Breaking

Security Will Never End Cattle Rustling in Karamoja-Bishop

Top story
“Government collects guns but at the same time the same people who give these guns get more guns how can this be managed by the forces?” he asked. Bishop Abura, who hails from Karamoja region, says that it is high time for the people of Karamoja to stop violent means of acquiring wealth and embark on peaceful means to acquire wealth.
21 Jun 2021 13:26
The Rt. Rev. Joseph Abura Bishop Church of Uganda Karamoja Disoces.
No amount of police and military deployment in Karamoja will end rustling until the natives stand up and say enough is enough, the Church of Uganda Bishop for South Karamoja Diocese Rt. Rev Joseph Abura has warned.  

According to the Bishop, despite the disarmament exercise by the government in Karamoja, the situation only calms down for ten years only to return to chaos.  

“Government collects guns but at the same time the same people who give these guns get more guns how can this be managed by the forces?” he asked. 

Bishop Abura, who hails from Karamoja region, says that it is high time for the people of Karamoja to stop violent means of acquiring wealth and embark on peaceful means to acquire wealth. In 2002, the government conducted a disarmament exercise and recovered 50,000 firearms from the hands of Karimojongs. 

This restored relative calm to the region, which lasted until 2019. Serious rustling resume in 2019 with rustlers staging cattle raids and ambushes. Major Peter Mugisa, the UPDF 3rd Division spokesperson told URN that the army was mobilizing to start another phase of the disarmament in Karamoja. 

However, Bishop Abura says no matter how many times the government does disarmament nothing will change as long as the Karimojong do not desist from owning guns. “The people of Teso had guns but it reached a time when the Iteso said enough is enough and handed over their guns to the government. Now, look at how peaceful Teso is,” he said.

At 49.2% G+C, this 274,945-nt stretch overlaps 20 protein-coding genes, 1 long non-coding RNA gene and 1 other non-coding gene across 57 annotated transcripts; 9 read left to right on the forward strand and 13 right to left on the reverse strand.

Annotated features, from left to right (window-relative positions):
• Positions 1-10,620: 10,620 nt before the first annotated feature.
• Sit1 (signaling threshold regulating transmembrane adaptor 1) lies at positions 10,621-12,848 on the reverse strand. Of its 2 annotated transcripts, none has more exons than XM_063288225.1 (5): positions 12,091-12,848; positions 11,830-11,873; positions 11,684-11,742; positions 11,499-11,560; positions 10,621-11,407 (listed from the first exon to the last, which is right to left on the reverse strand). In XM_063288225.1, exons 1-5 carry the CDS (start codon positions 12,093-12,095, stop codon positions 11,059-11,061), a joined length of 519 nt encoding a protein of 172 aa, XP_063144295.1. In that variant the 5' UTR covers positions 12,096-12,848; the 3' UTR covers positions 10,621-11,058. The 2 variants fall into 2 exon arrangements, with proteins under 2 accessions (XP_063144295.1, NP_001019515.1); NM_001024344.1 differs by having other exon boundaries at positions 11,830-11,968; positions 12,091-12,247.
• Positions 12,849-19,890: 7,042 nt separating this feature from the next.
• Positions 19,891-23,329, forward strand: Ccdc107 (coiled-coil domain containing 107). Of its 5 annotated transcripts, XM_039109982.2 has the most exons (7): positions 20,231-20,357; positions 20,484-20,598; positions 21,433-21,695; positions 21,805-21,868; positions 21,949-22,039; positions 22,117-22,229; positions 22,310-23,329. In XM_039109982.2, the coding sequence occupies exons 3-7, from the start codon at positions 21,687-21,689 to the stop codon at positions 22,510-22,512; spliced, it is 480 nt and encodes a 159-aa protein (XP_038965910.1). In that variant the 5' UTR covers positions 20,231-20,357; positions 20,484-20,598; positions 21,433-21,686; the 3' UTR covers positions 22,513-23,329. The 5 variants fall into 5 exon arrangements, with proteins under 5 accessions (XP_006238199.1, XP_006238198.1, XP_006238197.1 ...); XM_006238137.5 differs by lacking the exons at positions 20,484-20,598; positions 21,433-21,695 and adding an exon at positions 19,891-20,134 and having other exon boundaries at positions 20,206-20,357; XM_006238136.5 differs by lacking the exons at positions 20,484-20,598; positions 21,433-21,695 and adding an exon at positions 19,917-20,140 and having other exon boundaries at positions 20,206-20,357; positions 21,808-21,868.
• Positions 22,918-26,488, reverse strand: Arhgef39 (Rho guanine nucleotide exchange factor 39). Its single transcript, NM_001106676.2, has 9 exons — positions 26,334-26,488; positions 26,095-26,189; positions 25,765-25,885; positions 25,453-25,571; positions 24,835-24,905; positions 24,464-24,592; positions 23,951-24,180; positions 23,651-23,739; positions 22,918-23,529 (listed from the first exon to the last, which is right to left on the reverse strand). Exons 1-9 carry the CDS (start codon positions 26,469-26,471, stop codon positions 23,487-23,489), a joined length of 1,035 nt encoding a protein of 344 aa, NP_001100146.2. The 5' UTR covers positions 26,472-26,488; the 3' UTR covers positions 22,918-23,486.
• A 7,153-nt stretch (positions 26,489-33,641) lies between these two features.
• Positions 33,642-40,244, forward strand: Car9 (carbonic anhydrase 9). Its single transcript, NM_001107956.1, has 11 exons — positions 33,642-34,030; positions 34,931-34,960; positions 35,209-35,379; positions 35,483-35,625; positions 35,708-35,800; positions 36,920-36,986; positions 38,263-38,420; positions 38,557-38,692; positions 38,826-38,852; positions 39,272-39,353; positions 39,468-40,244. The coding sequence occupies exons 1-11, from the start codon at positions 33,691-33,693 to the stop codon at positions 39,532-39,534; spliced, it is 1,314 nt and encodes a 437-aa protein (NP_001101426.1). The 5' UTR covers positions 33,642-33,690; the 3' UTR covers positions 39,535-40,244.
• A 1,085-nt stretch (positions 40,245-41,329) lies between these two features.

The Bishop challenged the leaders in Karamoja to stand up with one voice and stop cattle raids. “These children who are raiding are our children, relatives and voters, we must make sure that we stop them from these activities,” he said.  

Joseph Lote, another elder said no outsider can create development in Karamoja, if the Karimojong themselves do not come together and work for peace and development. “Every day our young children are being killed during clashes with the UPDF and the number of Karimojongs is reducing every day. We must stop this,” he said. 

Magdalen Lomilo, another elderly woman in Nadunget Sub County, said complaints from the Karimojong alleging that the army is stealing their animals is because the Karimojong have refused to stop raiding. “If we were peaceful, which soldier would come and interfere with our animals?” she asked. 

She defended the army saying the UPDF should not be blamed for the current wave of insecurity in Karamoja but the blame should go to the Karimojong themselves. "What annoys me is that people from other regions ask the government for development aid such as hand hoes, bulls and machines while for us in Karamoja we are busy asking the government for more deployment of soldiers and military choppers, which we don’t eat,” she said.   

Images 1